Obedience Did Not Choose Me

When I decided to choose Obedience, I failed to account the possibility that Obedience would not choose me.

When I was 14, and Authority told me to do my homework, Disobedience led me to say “no”, and hide out in my room to read magazines instead. Instead of occupying myself with algebra, I lost myself in the lives of musicians I would never know but adored for their shiny hair and raccoon eyes.

When I was 16, Disobedience taught me to tell my parents I had extra classes after school when in truth, I was off to see the latest Pirates movie.

When I was 19, it taught me to conceal my lifestyle. The “stay-overs with my girlfriends” were half-truths to the meagre amounts of sleep we got in the hours following our drinking and dancing escapades.

At 21, I experienced forgiveness. Freedom from the weight of my lies, sharp words and violent anger.

And at 22, I chose Obedience.

But Obedience did not choose me.

You see, even when you’ve come to the resolution and acknowledged that change is necessary, it doesn’t necessarily make that change is easy. When I made the decision to actively love, to forgive, to respect and to honour the people that God placed in my life, I failed to account in the countless hours I would spend deciding if I should pursue things with that cute non-christian boy, if that I-am-so-stressed-I-want-a-cigarette craving was justifiable, if I had the right to yell at my mom who was nagging at me till my ears felt like they were bleeding. When I turned my eyes back to the cross, I thought Obedience would scamper after me like a puppy, not hiss and run away like a timid cat.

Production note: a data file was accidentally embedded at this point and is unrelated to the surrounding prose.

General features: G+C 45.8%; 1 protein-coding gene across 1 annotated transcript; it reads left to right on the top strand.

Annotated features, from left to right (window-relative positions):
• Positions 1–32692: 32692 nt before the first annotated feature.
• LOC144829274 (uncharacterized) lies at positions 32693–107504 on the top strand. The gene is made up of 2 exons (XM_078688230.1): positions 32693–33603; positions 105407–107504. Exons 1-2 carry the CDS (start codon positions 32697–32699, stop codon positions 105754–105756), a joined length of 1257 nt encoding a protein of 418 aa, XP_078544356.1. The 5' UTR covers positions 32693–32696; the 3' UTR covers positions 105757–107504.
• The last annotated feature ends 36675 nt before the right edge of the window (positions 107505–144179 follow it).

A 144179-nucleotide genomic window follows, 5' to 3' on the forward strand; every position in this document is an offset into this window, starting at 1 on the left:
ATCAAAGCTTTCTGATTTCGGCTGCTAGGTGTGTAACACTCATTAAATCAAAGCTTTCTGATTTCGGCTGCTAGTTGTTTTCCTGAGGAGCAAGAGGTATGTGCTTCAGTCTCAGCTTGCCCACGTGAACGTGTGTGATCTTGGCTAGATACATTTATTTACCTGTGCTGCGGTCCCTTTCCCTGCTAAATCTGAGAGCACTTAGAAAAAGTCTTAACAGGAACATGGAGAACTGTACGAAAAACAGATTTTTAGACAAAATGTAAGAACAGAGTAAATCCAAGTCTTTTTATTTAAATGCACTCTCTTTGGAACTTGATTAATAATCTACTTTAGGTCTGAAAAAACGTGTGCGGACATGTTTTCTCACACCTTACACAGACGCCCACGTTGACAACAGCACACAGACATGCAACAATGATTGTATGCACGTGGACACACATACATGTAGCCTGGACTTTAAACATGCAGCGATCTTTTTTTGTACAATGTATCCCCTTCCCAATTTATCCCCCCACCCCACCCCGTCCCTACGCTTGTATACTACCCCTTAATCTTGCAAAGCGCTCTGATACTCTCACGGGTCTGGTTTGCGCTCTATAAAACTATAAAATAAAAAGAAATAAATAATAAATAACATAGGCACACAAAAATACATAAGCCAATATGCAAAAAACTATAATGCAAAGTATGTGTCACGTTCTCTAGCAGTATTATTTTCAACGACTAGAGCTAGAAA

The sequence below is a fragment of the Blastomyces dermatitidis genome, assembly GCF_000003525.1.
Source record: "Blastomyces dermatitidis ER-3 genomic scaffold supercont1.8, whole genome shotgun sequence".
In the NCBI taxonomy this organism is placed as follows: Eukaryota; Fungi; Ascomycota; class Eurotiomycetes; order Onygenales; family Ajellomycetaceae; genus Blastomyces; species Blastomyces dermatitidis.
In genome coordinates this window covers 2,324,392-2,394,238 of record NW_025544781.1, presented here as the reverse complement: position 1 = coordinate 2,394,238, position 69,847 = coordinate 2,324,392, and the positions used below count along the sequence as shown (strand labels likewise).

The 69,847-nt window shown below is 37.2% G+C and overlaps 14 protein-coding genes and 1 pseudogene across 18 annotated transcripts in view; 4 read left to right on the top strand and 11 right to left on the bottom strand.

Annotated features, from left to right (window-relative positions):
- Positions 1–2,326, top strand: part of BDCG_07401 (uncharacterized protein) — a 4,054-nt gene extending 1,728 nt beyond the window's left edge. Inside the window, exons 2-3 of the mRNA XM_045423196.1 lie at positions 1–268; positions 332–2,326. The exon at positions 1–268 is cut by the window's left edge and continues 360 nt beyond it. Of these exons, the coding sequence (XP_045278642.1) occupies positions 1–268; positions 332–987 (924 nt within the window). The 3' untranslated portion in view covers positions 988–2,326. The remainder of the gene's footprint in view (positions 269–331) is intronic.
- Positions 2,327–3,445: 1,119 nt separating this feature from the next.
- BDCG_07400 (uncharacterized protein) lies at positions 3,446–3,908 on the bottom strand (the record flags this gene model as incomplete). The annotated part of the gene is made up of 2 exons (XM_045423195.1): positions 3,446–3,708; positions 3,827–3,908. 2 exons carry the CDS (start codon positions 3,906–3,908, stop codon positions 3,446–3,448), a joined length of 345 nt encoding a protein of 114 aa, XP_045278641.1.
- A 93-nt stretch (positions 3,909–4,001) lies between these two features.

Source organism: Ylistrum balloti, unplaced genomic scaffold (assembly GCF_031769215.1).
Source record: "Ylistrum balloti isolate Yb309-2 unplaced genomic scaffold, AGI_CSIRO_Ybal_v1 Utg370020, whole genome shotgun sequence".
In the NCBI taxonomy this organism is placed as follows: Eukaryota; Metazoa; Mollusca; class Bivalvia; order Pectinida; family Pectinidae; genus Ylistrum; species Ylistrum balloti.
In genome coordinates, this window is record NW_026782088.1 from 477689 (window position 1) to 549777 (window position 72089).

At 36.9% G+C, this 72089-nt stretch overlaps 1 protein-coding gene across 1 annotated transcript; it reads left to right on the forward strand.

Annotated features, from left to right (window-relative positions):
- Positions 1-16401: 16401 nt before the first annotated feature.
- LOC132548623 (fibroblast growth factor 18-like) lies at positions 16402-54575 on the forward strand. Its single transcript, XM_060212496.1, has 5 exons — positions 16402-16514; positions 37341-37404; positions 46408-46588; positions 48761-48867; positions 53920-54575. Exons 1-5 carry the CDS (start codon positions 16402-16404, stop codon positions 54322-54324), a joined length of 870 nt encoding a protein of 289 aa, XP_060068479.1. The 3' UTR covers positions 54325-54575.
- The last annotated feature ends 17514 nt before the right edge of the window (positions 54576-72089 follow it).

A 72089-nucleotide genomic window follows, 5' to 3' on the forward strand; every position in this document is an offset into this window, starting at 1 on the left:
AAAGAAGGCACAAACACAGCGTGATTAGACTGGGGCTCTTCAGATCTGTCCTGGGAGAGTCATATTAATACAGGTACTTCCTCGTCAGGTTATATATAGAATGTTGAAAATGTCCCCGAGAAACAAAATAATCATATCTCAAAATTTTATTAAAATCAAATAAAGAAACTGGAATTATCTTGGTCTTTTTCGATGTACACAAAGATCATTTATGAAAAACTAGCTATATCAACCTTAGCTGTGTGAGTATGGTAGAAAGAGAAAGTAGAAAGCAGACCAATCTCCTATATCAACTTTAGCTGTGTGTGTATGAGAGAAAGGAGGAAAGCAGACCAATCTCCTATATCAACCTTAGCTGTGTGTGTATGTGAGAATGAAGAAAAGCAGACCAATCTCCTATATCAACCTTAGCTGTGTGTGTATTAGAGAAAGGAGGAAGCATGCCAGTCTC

The deal with choosing the straight and narrow path is that it is just that – narrow. To put things into perspective, imagine that it’s not a paved ground walkway, but a beam in between 100-story buildings, and you’re walking across it in a windy thunderstorm. That’s how it sometimes feels to walk the straight and narrow. Oh, and I have terrible balance.

You see, our generation grew up with the carpe diems and YOLOs, lines created with the intention of encouraging us to live, but like most things given to the world, got abused as an excuse to live without standards. In our attempts to “be ourselves”, “living our lives the way we want” and “seizing the day”, we hurt those around us and compromised on Godly standards that hurt us in ways we would have to bear with forever as adults. We became to preoccupied with living in the now that we forgot the importance of the future.

We became short sighted. We began to act stupidly.

I don’t struggle as much with Authority now, by His grace I’ve learnt to willingly submit to it. Deceit still trails me, though, tells me that I can get around things. It’s technically obedience if the teacher doesn’t find out that I reused my paper from another module. It’s technically obedience if coach doesn’t know I skipped training when he was overseas. It’s technically obedience if mom doesn’t know that I went out one place though I said I was at another.

But Technical Obedience is not what I chose. When I chose Obedience, I chose it with the intention of honoring Authority that God placed in my life, and with the intention of teaching my heart to yield. To do what is right out of compliance and love instead of fear and obligation.


Obedience has yet to embrace me, but I will continue to run to it.


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